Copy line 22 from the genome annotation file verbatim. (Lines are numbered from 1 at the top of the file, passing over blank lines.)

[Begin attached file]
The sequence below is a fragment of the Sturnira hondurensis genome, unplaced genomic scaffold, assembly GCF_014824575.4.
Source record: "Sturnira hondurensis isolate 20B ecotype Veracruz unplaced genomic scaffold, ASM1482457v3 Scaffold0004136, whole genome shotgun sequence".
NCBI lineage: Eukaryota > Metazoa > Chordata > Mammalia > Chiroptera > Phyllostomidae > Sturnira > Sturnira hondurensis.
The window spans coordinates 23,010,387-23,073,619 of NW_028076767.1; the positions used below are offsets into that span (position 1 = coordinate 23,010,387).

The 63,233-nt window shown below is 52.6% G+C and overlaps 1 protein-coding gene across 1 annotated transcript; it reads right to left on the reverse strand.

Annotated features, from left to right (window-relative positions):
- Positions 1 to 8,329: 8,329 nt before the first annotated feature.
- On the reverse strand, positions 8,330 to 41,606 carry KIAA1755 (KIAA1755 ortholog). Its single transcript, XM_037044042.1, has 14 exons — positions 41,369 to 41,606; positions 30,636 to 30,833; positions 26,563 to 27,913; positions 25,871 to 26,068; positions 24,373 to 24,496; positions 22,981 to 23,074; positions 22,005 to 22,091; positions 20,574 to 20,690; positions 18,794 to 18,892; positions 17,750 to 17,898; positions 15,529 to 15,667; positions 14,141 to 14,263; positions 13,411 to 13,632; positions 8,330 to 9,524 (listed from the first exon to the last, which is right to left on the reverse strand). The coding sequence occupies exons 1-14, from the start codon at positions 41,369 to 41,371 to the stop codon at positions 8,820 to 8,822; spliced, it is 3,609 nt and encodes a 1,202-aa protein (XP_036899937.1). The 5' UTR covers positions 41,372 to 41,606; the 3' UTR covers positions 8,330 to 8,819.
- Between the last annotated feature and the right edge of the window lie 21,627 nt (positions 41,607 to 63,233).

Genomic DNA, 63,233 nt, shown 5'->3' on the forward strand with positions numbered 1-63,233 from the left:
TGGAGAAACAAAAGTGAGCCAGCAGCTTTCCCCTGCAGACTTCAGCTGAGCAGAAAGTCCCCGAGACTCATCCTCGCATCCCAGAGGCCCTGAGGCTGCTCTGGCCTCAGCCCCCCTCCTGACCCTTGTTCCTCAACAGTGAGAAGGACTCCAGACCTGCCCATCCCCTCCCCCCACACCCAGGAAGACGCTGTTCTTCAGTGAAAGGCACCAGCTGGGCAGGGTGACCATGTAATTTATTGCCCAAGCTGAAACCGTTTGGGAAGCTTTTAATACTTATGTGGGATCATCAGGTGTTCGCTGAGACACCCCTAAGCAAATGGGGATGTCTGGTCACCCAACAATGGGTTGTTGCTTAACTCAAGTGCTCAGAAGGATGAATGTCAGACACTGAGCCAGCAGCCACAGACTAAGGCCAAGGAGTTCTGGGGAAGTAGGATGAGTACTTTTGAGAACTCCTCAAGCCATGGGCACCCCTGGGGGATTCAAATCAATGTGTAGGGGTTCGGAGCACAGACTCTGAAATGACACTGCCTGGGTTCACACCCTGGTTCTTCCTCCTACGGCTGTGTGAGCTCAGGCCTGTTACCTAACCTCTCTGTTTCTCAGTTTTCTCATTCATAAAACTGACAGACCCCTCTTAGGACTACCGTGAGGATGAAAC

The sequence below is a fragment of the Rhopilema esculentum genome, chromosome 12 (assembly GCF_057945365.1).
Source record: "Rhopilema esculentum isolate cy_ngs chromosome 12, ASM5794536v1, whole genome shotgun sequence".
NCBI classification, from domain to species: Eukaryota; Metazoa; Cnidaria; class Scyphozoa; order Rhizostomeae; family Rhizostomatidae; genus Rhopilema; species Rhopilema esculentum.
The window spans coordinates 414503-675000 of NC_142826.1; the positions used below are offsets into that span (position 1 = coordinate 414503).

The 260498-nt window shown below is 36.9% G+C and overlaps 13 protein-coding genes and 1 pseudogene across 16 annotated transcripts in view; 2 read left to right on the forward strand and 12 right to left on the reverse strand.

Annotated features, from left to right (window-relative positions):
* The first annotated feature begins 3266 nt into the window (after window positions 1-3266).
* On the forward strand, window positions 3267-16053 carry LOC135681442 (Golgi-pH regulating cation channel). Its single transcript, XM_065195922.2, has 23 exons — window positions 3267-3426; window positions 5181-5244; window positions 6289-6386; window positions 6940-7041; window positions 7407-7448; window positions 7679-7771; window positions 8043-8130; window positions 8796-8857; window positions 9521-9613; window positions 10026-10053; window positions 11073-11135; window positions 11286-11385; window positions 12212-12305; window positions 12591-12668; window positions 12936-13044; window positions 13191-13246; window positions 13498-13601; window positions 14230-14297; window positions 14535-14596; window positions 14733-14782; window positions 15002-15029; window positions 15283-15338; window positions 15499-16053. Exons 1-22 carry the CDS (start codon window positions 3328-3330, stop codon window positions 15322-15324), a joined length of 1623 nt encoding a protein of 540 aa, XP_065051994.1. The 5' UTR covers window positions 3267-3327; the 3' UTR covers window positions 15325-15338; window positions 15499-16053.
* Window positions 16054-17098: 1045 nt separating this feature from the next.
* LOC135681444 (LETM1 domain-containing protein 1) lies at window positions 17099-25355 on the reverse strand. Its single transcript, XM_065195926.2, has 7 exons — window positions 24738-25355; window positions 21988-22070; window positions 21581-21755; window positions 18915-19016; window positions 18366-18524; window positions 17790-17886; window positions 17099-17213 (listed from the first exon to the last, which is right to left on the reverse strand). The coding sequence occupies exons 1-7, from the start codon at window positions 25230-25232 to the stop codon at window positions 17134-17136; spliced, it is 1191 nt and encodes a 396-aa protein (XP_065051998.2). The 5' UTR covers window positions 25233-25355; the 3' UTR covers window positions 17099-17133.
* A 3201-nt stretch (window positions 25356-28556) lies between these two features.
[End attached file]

* A 3201-nt stretch (window positions 25356-28556) lies between these two features.